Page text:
Her dedication to improving her musical skills is summed up in this story, how years ago at a local fiddler’s monthly dance in her native Ottawa Valley, this young prodigy much loved and encouraged by the older players, noticed that when she played a waltz the dancers didn’t fill the floor even though she felt she had the correct tone and technique. Her Dad persuaded her to listen to how the older and sometimes scratchy fiddlers’ playing got the folks up dancing. That lesson lives with her today and honed her ear to the timings and traditions that move the dancing soul.

April was born, resides in and returns regularly to her family home in Pembroke Ontario in her beloved Ottawa Valley. Her Mom and Dad still live in the old family schoolhouse with the Newpart extension now celebrated in her most recent CD. This is her cocoon where she recharges her batteries after her many trips abroad, topping up on the people and culture, so much a part of her young life and which she feels compares very favourably with the culture of this green and mystic isle.

Her earliest musical experiences were listening to her Dad’s Country band playing at the local dance halls. Her parents were and still are huge music fans. So much so that she grew up thinking that every kid must have had the same love for music that she had right from the cradle. She was nurtured by the local musicians who recognizing the future that lay ahead of this cute but talented  child prodigy, schooled her in all aspects of her obvious career. They especially trained her in the business side of a touring musician’ life to avoid the pitfalls that might take the gloss off a shining stage career.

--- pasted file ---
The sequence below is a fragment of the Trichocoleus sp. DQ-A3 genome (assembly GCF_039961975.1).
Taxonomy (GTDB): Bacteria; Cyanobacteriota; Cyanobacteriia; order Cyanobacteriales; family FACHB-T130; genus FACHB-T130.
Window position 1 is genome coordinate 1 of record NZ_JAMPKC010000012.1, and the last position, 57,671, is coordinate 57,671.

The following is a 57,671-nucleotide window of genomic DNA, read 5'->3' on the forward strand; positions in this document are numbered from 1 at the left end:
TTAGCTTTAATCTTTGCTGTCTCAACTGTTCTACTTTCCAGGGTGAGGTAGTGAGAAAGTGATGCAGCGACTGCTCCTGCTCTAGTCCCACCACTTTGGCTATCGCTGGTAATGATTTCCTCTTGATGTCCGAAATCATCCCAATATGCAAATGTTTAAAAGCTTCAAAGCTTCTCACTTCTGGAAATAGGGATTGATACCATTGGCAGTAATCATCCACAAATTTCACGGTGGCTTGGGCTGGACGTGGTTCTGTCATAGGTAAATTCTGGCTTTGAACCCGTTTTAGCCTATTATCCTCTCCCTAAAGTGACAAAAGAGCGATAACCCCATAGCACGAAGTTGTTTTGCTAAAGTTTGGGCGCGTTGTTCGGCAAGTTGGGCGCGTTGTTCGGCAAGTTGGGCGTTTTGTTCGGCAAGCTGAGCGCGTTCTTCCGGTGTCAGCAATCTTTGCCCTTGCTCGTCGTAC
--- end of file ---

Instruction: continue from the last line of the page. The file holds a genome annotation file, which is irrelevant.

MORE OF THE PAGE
When I asked if she hated being dragged to music lessons she hesitated slightly but honestly replied that her dancing lessons came first, in group sessions which she loved. She started fiddle lessons at about 9 years old and flourished in her old timey styling but some interested observers suggested to her Dad that she was in danger of developing some bad habits and playing techniques which might be impossible to correct later. So classical lessons soon followed that although she later appreciated them, took her attention away from her preferred old time fiddle tunes. So like all youngsters she persevered and those classical lessons laid the foundation for the impeccable fiddle playing which has lifted her to the pinnacle of her profession.

I was very curious as to which came first the fiddle or the dancing shoes and with a grin she referred to some old family photos that prove she was dancing before she could even walk. So she strapped on her dancing shoes to follow in awe in the footsteps of her older sister Tawnya, picking up her fiddle along the way and the rest as they say is history..